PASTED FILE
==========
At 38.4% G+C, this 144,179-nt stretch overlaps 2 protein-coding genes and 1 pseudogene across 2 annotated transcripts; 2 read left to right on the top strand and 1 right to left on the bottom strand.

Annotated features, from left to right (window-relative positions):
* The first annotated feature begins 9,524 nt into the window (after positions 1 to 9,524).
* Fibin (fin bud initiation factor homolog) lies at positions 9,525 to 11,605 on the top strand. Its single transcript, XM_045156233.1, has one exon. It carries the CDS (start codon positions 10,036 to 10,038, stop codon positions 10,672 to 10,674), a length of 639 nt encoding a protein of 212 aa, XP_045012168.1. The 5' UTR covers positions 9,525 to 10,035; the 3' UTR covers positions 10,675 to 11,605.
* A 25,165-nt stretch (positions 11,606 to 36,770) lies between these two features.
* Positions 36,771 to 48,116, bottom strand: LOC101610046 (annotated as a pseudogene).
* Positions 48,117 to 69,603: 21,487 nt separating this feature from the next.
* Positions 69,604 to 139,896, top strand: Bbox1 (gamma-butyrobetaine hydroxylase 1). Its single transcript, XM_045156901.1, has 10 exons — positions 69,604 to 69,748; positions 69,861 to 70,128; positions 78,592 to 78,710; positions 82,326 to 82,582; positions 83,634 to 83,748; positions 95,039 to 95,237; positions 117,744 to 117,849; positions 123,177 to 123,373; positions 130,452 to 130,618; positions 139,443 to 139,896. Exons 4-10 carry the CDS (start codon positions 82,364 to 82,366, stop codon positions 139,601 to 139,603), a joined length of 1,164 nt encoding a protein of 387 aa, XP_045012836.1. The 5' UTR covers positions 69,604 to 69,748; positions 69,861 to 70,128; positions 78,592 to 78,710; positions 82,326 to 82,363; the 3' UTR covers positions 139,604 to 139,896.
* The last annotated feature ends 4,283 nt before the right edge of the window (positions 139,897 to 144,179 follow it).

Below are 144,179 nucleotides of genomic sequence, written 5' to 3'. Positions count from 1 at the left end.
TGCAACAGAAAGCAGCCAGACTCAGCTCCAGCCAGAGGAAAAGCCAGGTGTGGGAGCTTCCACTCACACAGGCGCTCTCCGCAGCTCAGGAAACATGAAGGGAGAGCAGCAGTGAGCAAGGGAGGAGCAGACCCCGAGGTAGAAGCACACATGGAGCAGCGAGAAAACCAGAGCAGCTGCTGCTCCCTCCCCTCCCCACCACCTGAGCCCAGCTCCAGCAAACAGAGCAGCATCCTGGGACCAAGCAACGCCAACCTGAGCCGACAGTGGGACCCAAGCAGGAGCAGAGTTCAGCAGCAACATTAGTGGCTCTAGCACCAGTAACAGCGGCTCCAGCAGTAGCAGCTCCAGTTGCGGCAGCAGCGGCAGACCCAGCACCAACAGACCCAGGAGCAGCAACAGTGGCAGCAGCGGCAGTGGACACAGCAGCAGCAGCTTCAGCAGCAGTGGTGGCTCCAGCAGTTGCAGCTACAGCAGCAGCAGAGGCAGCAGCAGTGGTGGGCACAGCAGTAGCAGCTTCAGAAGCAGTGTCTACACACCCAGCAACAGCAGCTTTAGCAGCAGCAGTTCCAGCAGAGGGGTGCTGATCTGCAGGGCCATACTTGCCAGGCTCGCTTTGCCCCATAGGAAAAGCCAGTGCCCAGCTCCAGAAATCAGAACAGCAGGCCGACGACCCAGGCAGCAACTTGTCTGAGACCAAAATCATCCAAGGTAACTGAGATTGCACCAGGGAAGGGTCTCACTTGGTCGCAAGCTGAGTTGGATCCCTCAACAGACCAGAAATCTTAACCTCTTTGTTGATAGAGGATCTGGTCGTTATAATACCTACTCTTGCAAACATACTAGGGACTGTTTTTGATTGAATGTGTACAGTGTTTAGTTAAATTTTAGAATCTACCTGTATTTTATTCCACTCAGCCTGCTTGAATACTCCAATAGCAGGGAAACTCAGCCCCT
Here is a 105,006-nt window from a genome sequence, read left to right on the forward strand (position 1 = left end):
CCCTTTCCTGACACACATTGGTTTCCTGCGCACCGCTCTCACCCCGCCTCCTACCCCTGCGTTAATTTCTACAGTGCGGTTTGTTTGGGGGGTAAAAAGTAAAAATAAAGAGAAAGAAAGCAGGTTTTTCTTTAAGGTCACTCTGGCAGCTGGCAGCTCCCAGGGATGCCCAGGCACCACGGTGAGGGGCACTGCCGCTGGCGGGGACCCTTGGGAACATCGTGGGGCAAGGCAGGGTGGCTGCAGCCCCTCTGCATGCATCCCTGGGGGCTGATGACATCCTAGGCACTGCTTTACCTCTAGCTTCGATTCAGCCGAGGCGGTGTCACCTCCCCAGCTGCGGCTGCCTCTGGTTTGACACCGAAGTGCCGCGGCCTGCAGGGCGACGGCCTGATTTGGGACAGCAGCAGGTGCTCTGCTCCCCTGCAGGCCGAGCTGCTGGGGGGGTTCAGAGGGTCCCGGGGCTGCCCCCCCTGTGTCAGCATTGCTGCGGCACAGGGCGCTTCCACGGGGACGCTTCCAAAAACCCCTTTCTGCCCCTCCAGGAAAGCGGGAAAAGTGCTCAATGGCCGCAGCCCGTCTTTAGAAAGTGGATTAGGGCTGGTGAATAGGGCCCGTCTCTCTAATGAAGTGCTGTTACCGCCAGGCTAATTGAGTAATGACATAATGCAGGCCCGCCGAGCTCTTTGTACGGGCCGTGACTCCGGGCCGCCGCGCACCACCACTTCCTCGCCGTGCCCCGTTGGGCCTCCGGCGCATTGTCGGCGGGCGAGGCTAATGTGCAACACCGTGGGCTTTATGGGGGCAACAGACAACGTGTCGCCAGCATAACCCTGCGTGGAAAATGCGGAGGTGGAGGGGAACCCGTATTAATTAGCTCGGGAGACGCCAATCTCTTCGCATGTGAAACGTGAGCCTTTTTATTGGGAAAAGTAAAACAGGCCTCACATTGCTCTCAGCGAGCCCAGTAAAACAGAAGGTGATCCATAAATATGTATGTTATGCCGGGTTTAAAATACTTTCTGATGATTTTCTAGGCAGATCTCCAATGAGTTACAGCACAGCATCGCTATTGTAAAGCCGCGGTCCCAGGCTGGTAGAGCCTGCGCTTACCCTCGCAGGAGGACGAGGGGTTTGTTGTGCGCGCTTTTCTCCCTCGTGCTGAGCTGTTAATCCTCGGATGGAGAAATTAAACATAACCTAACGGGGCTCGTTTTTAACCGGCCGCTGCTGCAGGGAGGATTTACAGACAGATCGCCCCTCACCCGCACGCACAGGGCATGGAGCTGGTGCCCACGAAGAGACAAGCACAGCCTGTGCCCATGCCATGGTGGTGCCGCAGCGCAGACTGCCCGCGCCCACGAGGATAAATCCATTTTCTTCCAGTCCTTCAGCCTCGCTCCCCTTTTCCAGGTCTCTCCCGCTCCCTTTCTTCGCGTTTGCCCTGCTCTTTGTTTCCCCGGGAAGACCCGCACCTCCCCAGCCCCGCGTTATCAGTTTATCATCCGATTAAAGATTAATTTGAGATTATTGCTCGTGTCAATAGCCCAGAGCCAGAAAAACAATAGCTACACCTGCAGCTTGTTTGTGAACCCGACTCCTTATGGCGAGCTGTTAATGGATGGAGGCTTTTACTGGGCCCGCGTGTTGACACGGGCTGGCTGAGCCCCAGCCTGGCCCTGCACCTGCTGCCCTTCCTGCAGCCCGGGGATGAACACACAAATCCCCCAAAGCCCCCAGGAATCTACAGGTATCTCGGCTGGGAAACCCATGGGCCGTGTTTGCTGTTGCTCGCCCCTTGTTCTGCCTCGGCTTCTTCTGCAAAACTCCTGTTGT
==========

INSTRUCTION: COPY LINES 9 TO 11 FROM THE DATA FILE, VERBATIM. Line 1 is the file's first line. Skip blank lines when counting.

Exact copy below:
* The last annotated feature ends 4,283 nt before the right edge of the window (positions 139,897 to 144,179 follow it).

Below are 144,179 nucleotides of genomic sequence, written 5' to 3'. Positions count from 1 at the left end.
TGCAACAGAAAGCAGCCAGACTCAGCTCCAGCCAGAGGAAAAGCCAGGTGTGGGAGCTTCCACTCACACAGGCGCTCTCCGCAGCTCAGGAAACATGAAGGGAGAGCAGCAGTGAGCAAGGGAGGAGCAGACCCCGAGGTAGAAGCACACATGGAGCAGCGAGAAAACCAGAGCAGCTGCTGCTCCCTCCCCTCCCCACCACCTGAGCCCAGCTCCAGCAAACAGAGCAGCATCCTGGGACCAAGCAACGCCAACCTGAGCCGACAGTGGGACCCAAGCAGGAGCAGAGTTCAGCAGCAACATTAGTGGCTCTAGCACCAGTAACAGCGGCTCCAGCAGTAGCAGCTCCAGTTGCGGCAGCAGCGGCAGACCCAGCACCAACAGACCCAGGAGCAGCAACAGTGGCAGCAGCGGCAGTGGACACAGCAGCAGCAGCTTCAGCAGCAGTGGTGGCTCCAGCAGTTGCAGCTACAGCAGCAGCAGAGGCAGCAGCAGTGGTGGGCACAGCAGTAGCAGCTTCAGAAGCAGTGTCTACACACCCAGCAACAGCAGCTTTAGCAGCAGCAGTTCCAGCAGAGGGGTGCTGATCTGCAGGGCCATACTTGCCAGGCTCGCTTTGCCCCATAGGAAAAGCCAGTGCCCAGCTCCAGAAATCAGAACAGCAGGCCGACGACCCAGGCAGCAACTTGTCTGAGACCAAAATCATCCAAGGTAACTGAGATTGCACCAGGGAAGGGTCTCACTTGGTCGCAAGCTGAGTTGGATCCCTCAACAGACCAGAAATCTTAACCTCTTTGTTGATAGAGGATCTGGTCGTTATAATACCTACTCTTGCAAACATACTAGGGACTGTTTTTGATTGAATGTGTACAGTGTTTAGTTAAATTTTAGAATCTACCTGTATTTTATTCCACTCAGCCTGCTTGAATACTCCAATAGCAGGGAAACTCAGCCCCT